Monday, 12 March 2012

Some Speculations on the Freshwater Monkey Anatomy

After several behind-the-scenes and Online discussions with Tyer Stone on the matter, I have a few suggestions on what the skeletal anatomy of the Freshwater Monkeys are like. They are basically large macaques on a par with the bigger macaques such as the bear monkeys o Southeast Asia, and there are big males which are about normal human size seen commonly in the USA. This may be a geographical variation or it may be a new development triggered in response to environmental disturbances by humans. Traditionally, the creatures are usually small (3-5 feet tall being a common general range of estimations) they are very powerful swimmers and divers relying primarily upon their very developed hind legs and large flipperlike feet, either of which are often compared to the legs and feet of frogs. It would seem that their feet are disproportionately large in conparison with most human beings and even bigfoot: whereas a human being's height might commonly be seven times the length of the foot and a Bigfoot's height more like a sixth, in the case of the Freshwater monkeys it is probably more like a fifth of the height or even larger. The crreatures are also possessed of very large, bulging, glassy and reflective eyes, usually heavily lidded in daylight, which also remind witnesses of frogs or lizards. The head is surrounded by a prominent ruff or mane of hair all around, but coming out in all directions from the center of the top of the head, which therefore has something which looks like a depression or a bald spot.
 These are the skulls of South American owl mokeys which I chose as most likely representing the proportionate size of the eye sockets. The owl monkeys are New World monkeys and the Freshwater monkeys areOld World monkeys and so there are some differences between them, including the number of teeth. The Freshwater monkeys also seem to have cheek-pouches which they use to store food, which is one of the characteristics of the Old World Monkeys.

                        (Images of Macaques taking to Water)

 Here is my initial diagram comparing the track of Momo (one of the "Frogfoot" series of tracks common in the midwest: some of these are also counted as "Devil Monkey" sightings) to a large macaque monkey. It was in this diagram I first pointed out what looked to me like the stump of the hallux (big toe) on the inside. Further examoination of depictions of Japanese Kappas made it seem more likely that the first and fifth toes were vestigial but variably expressed in the living animals, but that even if a fairly obvious stub of a big toe was seen by witnesses, it was situated in such a way that it did not imprint upon the track. Therefore I made up a hypothetical diagram for the bone structure of the webbed "Flipper" foot and it is reproduced below. In this case it is the other foot from the original diagram shown above, in both cases the reduced hallux is on the medial side of the track.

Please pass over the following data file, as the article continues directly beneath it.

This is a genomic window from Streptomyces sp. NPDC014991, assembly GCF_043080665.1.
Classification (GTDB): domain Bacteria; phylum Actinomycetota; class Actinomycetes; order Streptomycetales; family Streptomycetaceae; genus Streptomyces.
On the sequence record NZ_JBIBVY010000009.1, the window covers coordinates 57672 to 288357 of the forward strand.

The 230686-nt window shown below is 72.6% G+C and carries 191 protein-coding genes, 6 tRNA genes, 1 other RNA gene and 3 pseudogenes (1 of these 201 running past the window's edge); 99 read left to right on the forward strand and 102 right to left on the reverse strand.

I would imagine that the weight of a FW monkey that left a humansized track would be less than half the weight of the human, the actual weightbearing part of the foot is quite small in comparison. So if you had a 12 inch FW monkey track it would go with a five foot tall FW Monkey and it would weigh less than a chimpanzee at the same height, perhaps 75 to 85 pounds. The usual FW Monkeys  would be smaller than that and range usually 15 to 30 kg or 30 to 60 pounds approx.

BTW, if I am correct in my re-assessment of the proportions, "Momo" would be closer to five feet tall rather than the reported seven feet or more. In discussing  similar reports, Loren Coleman also noticed that the common run of NAPES sightings were less than human size but some sightings said seven feet or more. He then quoted Heuvelmans as saying 'A hair-covered creature always seems larger than it really is' in regards a report of a 7-foot-tall monster that had left a 10-inch track: we are dealing with exactly that situation again in the case of Momo and the Fouke Monster. In other words, the North American variant of Freshwater Monkeys might not actually be outsized as compared to other populations, only reported as being so.


..And just because I had it handy, a cast of one of those lopsided coyote tracks I was talking about.
PS, for convenience I have concocted the Latin genus name "Hydromacaca" to refer to the FW Monkey. It is only provisional and only time can tell if it shall become an accepted genus in the official Taxonomic catalogues.

Best Wishes, Dale D.


  1. In this case, I think the only change would be the eyes. I doubt that they are quite that big. And I really like the foot skeleton. My guess is that digits 4 and 5 are held so close together that they usually only show up as one toe. And this is good because it doesn't contradict the fact that all other primates have 5 toes.

    In the end though, I think that between the two of us we've got the category nailed down.

    Best regards,
    Tyler Stone

  2. There were two points which are kind of contradictory in the body of evidence when comparing the "Froggy" reports with the "Monkey" reports: the size of the eyes and the length of the legs. I will admit I may not have made the best choices in either category but if so then the model can be refined some more. And thank you for all of your own work and useful suggestions on the topic.

    Best Wishes, Dale D.

  3. I think the model is good as is, and the work ison really not a problem. As Loren Coleman has said before, if we do not search, we shall not discover.

    And I like the genus name btw. Hopefully the fact that these guys live near lakes will mean that there are fossil ancestors of them waiting to be discovered somewhere. Lake beds are good for preserving fossils.


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